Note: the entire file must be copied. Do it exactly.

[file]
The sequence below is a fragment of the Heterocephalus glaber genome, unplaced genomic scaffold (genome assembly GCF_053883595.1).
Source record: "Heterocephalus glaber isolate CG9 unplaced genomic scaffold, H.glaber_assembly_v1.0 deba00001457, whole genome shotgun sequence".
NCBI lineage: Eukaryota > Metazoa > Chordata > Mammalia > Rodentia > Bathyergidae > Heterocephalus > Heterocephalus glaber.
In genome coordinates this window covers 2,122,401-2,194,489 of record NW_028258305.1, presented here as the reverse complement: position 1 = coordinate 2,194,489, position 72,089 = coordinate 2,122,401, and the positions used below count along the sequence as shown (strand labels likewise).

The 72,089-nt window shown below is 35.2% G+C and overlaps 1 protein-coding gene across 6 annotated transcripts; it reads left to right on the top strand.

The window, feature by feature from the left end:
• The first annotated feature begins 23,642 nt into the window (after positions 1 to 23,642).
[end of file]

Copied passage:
The sequence below is a fragment of the Heterocephalus glaber genome, unplaced genomic scaffold (genome assembly GCF_053883595.1).
Source record: "Heterocephalus glaber isolate CG9 unplaced genomic scaffold, H.glaber_assembly_v1.0 deba00001457, whole genome shotgun sequence".
NCBI lineage: Eukaryota > Metazoa > Chordata > Mammalia > Rodentia > Bathyergidae > Heterocephalus > Heterocephalus glaber.
In genome coordinates this window covers 2,122,401-2,194,489 of record NW_028258305.1, presented here as the reverse complement: position 1 = coordinate 2,194,489, position 72,089 = coordinate 2,122,401, and the positions used below count along the sequence as shown (strand labels likewise).

The 72,089-nt window shown below is 35.2% G+C and overlaps 1 protein-coding gene across 6 annotated transcripts; it reads left to right on the top strand.

The window, feature by feature from the left end:
• The first annotated feature begins 23,642 nt into the window (after positions 1 to 23,642).